Juliet (julietaldy) wrote in linguaphiles,
Juliet
julietaldy
linguaphiles

Any thoughts on the etymology of "panéed"?

My mom is from New Orleans, very cajun, and an excellent cook.  One of her best dishes is called "Panéed Chicken" (chicken coated in a mix of breadcrumbs and parmesan cheese, then fried in olive oil and butter) and I've always wondered where the word comes from.  Obviously its etymology lies mostly in French, so I'm thinking this may be a bit of Cajun French.  Does anyone know anything about the dialect or this word?  (A google search will show that it's usage is fairly commonly used, as will a trip to NOLA).

Here's my rough idea, with absolutely no research done to back this up, but it popped into my head and so I thought I'd share....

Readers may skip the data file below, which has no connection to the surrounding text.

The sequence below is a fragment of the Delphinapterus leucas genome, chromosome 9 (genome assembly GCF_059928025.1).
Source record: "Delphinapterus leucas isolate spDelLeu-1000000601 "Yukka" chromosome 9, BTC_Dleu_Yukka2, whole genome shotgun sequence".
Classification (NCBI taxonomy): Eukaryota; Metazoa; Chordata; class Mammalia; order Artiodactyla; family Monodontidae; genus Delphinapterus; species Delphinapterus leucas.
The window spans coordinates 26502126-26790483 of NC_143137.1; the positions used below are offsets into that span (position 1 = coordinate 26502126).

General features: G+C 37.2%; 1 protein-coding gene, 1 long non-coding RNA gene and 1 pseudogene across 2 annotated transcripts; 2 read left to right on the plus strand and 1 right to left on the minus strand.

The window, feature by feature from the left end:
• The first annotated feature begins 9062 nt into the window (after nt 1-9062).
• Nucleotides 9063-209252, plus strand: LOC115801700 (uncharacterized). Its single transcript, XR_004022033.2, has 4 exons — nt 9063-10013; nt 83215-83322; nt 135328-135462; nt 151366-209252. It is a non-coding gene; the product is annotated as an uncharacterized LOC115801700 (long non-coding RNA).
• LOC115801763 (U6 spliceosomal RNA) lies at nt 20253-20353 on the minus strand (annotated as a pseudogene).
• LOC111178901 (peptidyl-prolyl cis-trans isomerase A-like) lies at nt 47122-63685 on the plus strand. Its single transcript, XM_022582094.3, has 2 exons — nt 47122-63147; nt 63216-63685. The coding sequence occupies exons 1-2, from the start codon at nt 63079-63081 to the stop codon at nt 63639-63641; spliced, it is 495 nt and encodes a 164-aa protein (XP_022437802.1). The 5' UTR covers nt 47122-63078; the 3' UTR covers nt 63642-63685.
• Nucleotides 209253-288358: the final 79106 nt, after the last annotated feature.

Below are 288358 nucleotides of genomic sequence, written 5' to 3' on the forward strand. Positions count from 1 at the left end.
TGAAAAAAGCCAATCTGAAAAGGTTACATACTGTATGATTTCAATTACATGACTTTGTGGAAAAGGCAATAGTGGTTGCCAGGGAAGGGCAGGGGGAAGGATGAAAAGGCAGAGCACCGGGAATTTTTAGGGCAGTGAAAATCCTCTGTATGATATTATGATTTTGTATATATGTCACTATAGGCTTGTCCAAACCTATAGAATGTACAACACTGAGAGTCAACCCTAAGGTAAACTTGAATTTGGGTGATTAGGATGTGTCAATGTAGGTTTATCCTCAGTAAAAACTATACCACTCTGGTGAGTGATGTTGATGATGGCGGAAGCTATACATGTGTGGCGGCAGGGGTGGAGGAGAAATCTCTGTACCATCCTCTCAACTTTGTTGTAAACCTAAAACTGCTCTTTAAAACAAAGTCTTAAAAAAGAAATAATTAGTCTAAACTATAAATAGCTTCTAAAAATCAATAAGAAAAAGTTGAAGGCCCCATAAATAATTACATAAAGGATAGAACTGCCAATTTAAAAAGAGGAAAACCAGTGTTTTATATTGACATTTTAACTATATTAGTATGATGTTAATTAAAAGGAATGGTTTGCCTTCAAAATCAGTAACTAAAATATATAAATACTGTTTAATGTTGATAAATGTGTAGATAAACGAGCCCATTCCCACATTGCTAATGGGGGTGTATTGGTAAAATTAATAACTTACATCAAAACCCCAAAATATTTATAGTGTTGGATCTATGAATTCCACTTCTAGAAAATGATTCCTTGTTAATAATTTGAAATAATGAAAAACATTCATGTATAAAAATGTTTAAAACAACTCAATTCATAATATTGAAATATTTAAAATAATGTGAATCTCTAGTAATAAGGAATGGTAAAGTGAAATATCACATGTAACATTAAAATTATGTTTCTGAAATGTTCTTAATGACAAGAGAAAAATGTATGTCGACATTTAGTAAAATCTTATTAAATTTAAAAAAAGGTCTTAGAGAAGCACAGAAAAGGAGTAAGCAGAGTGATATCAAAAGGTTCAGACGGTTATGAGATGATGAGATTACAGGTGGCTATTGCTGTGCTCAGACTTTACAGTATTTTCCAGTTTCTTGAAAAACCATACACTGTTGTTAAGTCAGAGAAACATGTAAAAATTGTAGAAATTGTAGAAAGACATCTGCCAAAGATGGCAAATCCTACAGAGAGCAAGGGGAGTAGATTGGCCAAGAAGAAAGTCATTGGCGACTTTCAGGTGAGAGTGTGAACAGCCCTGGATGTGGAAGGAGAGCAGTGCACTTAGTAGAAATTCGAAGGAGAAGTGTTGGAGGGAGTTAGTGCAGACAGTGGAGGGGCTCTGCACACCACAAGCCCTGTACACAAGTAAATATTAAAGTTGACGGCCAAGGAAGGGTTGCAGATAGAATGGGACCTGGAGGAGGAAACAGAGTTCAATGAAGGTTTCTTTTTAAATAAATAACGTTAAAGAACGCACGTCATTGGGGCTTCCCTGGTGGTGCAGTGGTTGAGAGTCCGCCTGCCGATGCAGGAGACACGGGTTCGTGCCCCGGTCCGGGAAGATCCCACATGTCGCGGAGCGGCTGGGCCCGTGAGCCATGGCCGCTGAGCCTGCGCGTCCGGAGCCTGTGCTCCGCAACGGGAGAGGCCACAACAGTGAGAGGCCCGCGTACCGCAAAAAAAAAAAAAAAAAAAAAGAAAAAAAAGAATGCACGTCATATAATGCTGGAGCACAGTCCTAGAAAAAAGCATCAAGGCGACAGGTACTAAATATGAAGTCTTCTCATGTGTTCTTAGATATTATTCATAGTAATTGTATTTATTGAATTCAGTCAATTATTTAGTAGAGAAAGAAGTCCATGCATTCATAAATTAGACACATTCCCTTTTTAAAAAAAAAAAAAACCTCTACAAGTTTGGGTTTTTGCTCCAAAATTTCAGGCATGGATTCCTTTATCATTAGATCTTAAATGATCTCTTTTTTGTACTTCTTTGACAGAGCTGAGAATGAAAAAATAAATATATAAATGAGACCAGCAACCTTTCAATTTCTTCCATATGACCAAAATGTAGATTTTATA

Paner
in French is "to coat with breadcrumbs," so the past participle is pané, with an extra "e" for the feminie form, which would be used to agree with chicken.  That all makes perfect sense.  So, did the "d" get attached as a transfer from English grammar, which adds "ed" as a past participle?  Or is there some other reason for that "d'?

Very speculative, I know, but just a thought.
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